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I. In the nature of the promises ; they are such as are agreeable to the goodness and majesty of the great God, and to our cafe and welfare, We need not here ftri&ly consider the promises, as they relate to this life. Such there are. Christian godliness has the promise of the life, that now is, as well as of that which is to come. But it is the design of this institution to carry our minds above earth and the affairs of it. The Jewish pedagogy was stored with motives and encouragements, taken from worldly welfare. But christianity finks our earthly expectations, and raises spiritual desires and hopes. As it implants a new nature, its promises and assurances are mostly suited thereto. It principally regards the soul, and its welfare and prosperity ; and in reference thereto, it very congruously promises such blessings as these;
1. A plenary remision of fin. This we want. This is needful to be enacted, and publish'd to a rebellious, guilty world. The nations were involv'd in all manner of impieties, when the gospel come out among them. The promise of the forgiveness of all fin would be a mighty motive ( in it felf) to induce the world to return to God. It is wont to prevail with rebellious nations, to lay down their arms and submit to their rightful soveraign. So it should do here. But the convinced sensible mind can scarce believe, that such idolatrous, polluting, and unnatural fins, as have been committed, can be forgiven by the most holy, righteous God. His glory must be consulted ; his
pure nature, and law must be honoured and vindicated. Accordingly, care is taken that an honorary foundation should be laid for this forgiveness. That a worthy sacrifice should be sain, and a sufficient atonement made for the transgressions of the world. Hereby the great God can, in honour forgive ; and the enlightned, trembling soul may be satisfy'd, that he will. And so the expiation and the remission are to be published and preached together. In the name of the sacrificed Redeemer, repentance and remission of sin is to be proclaimed to all nations, beginning at Jerusalem. And through him is preach'd unto you the forgiveness of lins. This now is granted to all penitent proselites ; to all, that, in relinquishing their fins, and reliance upon the atonement, do return to God. This favour is suitable to the great Governour of the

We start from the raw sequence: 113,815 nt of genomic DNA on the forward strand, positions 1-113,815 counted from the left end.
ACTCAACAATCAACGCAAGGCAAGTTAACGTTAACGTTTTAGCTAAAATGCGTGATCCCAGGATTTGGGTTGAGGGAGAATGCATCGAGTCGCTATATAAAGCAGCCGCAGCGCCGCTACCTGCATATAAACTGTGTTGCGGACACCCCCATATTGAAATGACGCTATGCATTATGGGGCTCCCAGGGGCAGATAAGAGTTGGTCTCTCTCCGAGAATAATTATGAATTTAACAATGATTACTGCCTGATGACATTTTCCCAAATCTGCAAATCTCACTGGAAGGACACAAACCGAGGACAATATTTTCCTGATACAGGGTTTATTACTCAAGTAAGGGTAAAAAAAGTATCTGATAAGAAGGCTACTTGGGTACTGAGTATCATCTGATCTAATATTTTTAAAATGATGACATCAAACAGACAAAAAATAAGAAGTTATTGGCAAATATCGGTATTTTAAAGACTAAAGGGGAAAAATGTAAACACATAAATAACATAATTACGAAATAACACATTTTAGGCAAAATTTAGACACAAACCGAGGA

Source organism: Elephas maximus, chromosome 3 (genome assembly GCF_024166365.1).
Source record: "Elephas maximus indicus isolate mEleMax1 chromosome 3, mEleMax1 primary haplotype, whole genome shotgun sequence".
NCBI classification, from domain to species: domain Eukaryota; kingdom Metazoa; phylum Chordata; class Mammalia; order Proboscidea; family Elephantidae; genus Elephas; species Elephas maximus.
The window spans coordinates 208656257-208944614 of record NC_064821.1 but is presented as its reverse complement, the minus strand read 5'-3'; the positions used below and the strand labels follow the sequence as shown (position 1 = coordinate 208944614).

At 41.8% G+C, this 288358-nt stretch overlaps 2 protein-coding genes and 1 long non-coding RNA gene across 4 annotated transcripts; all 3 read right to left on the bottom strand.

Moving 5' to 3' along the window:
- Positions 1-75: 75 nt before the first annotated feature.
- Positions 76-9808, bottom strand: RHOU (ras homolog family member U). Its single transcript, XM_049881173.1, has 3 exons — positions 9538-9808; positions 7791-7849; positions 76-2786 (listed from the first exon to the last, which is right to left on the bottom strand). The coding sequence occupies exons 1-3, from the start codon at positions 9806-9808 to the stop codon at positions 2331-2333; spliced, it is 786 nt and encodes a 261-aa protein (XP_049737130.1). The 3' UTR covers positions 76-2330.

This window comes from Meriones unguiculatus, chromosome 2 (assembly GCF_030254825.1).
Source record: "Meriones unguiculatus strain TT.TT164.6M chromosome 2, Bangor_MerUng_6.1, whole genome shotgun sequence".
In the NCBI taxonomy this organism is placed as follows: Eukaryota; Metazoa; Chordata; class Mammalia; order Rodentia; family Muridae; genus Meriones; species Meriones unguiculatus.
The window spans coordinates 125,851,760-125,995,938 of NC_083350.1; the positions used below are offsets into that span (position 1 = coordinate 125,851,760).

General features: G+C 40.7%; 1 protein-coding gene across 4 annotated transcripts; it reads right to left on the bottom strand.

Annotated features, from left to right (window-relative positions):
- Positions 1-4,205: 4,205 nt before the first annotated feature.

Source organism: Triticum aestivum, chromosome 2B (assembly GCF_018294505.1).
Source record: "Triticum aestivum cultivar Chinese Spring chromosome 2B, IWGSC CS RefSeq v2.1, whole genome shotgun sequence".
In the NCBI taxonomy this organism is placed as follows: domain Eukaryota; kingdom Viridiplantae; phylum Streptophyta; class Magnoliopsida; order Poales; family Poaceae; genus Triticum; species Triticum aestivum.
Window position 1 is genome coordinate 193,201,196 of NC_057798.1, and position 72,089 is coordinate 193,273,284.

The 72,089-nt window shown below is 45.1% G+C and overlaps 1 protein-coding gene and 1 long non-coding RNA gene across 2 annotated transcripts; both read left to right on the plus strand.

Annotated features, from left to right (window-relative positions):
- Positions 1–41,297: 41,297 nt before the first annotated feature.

world ; (who can forgive sins, but God?) suitable to our guilty condition ; and to the peace of our afflicted minds.
2. There is the promise of a renewing, sanctifying Spirit. This also is highly needful to such a world as this. The sensible, or selfconscious mind does not only sec his own guilt, but feels his own indisposition and disability to spiritual good. He finds himself corrupt and depraved in his powers ; prone to evil; and lame to obedience ; he wants a new heart and new Spirit ; a renewed ability and aptitude for holy service and heavenly conversation. And for this an holy, heavenly spirit is promised and communicated. Whosoever thirsteth, let him come to me and drink. This spake he of the spirit, which they that believe on him, should receive. And we are witnesses of these things, and so also is the Holy Ghost, whom God hath given to them that obey him (a). That ye may be strengthned with might, by his spirit, in the inner man. This must be the gift of God, and the signal of heaven. Now he, who stablisheth us with you in Christ, and hath anointed us, is God; who hath also fealed us, and given the earnest of the spirit in our hearts (6). Now he that hath wrought us for the self-Same thing, is God ; who also hath given unto us the earnest of the Spirit (c). The making of such promises is congruous to the greatness and goodness of God; and the fulfilling of them must import his attestation, and saving design.